Made during the pandemic, Sundance comedy ‘How It Ends’ is a love letter to Los Angeles


In “How It Ends,” Zoe Lister-Jones’ Liza spends her last day on Earth trekking across Los Angeles accompanied by her younger self, trying to tie up loose ends and maybe make it to one last party.

The film, which premieres at Sundance Film Festival on Friday, takes place on the day the Earth is set to be destroyed by an approaching asteroid. Written, directed and produced by Lister-Jones and Daryl Wein, “How It Ends” was conceived of and completed during the COVID-19 pandemic.

The film stars Lister-Jones as the adult Liza opposite Cailee Spaeny, who plays the metaphysical younger Liza. The cast also includes Helen Hunt and Lamorne Morris as characters Liza seeks out during the day.

Describing their experiences during the early months of the pandemic as “pretty dreary,” Wein explained during the virtual L.A. Times Talks @ Sundance panel, sponsored by Chase Sapphire, how the project was born out of the couples’ feelings of uncertainty at the time.

“We thought it would be fun to channel that into this metaphysical comedy, which is kind of pandemic adjacent,” said Wein. “We didn’t want it to be about the pandemic but I think a lot of people have been feeling isolated and like the world was going to end, so why not put that into a metaphysical comedy of sorts.”

A wide range of narrative and documentaries to watch for at the first virtual Sundance Film Festival.

Jan. 28, 2021

“We tend to channel whatever existential questions we’re facing in our personal lives into our work,” added Lister-Jones. “In the pandemic, that became so much more essential, I think for both of us, to find some hope in a pretty bleak landscape. I think we were both really uncertain about what the future of filmmaking was going to look like and when we would be able to be creative again. This served as a lifeline for both of us and we wanted to extend that to our friends and our community to offer a sense of play in an otherwise pretty dark time.”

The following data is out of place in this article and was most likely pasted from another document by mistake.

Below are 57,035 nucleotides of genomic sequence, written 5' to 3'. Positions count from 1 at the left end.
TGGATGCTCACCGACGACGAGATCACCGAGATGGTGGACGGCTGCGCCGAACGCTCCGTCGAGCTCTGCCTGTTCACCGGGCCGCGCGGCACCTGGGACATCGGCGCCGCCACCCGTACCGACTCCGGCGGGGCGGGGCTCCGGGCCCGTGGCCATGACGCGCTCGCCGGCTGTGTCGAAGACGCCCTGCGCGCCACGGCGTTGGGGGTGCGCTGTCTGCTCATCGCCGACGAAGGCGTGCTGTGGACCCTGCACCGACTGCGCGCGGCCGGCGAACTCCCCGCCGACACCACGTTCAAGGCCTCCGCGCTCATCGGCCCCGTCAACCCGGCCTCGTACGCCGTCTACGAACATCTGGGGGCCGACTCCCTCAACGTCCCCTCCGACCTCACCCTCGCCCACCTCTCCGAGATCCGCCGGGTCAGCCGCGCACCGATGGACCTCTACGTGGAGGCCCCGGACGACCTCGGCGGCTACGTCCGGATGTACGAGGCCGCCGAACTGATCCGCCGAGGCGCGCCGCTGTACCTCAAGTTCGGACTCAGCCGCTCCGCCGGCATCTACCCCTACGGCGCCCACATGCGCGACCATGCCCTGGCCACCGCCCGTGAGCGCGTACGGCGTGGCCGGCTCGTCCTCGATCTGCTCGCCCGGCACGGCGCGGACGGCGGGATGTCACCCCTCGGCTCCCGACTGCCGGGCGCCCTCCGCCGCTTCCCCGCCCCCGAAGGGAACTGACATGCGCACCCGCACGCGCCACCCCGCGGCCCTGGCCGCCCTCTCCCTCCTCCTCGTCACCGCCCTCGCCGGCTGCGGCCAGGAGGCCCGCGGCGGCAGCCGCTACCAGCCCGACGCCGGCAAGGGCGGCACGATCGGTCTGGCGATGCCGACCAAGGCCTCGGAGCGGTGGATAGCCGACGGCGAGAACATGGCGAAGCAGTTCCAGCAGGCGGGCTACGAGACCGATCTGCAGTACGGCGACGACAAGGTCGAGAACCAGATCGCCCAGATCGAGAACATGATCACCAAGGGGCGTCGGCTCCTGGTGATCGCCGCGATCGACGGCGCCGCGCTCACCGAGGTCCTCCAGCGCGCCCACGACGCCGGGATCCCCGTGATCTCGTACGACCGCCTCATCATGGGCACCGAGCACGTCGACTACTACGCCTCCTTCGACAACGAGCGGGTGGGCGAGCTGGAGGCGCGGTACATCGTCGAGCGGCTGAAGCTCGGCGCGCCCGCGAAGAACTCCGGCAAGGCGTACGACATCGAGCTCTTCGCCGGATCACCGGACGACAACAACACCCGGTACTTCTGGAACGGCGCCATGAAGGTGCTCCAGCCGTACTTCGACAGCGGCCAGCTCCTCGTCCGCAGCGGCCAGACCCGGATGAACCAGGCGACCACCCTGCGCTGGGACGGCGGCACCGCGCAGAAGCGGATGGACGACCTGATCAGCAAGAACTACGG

Despite the unforeseen challenges of the pandemic, it did provide Lister-Jones and Wein specific parameters during the writing process.

“When you know the parameters within which you have to work, it sort of lends a specificity to the process of writing and that comes with any sort of independent filmmaking writing process because you’re always thinking about how you’re going to actually get it done from a production standpoint,” said Lister-Jones. “This was just that sort of times 100.”

These parameters helped them come up with a narrative comprised of vignettes that all take place outdoors and six feet apart. As Spaeny noted during the panel discussion, this set-up allowed for some beautiful shots of Los Angeles.

“It was pretty magical to capture L.A. so still,” said Spaeny. “It really is sort of a love letter to L.A. in some ways.”

Chase Sapphire has no influence over editorial decisions or content.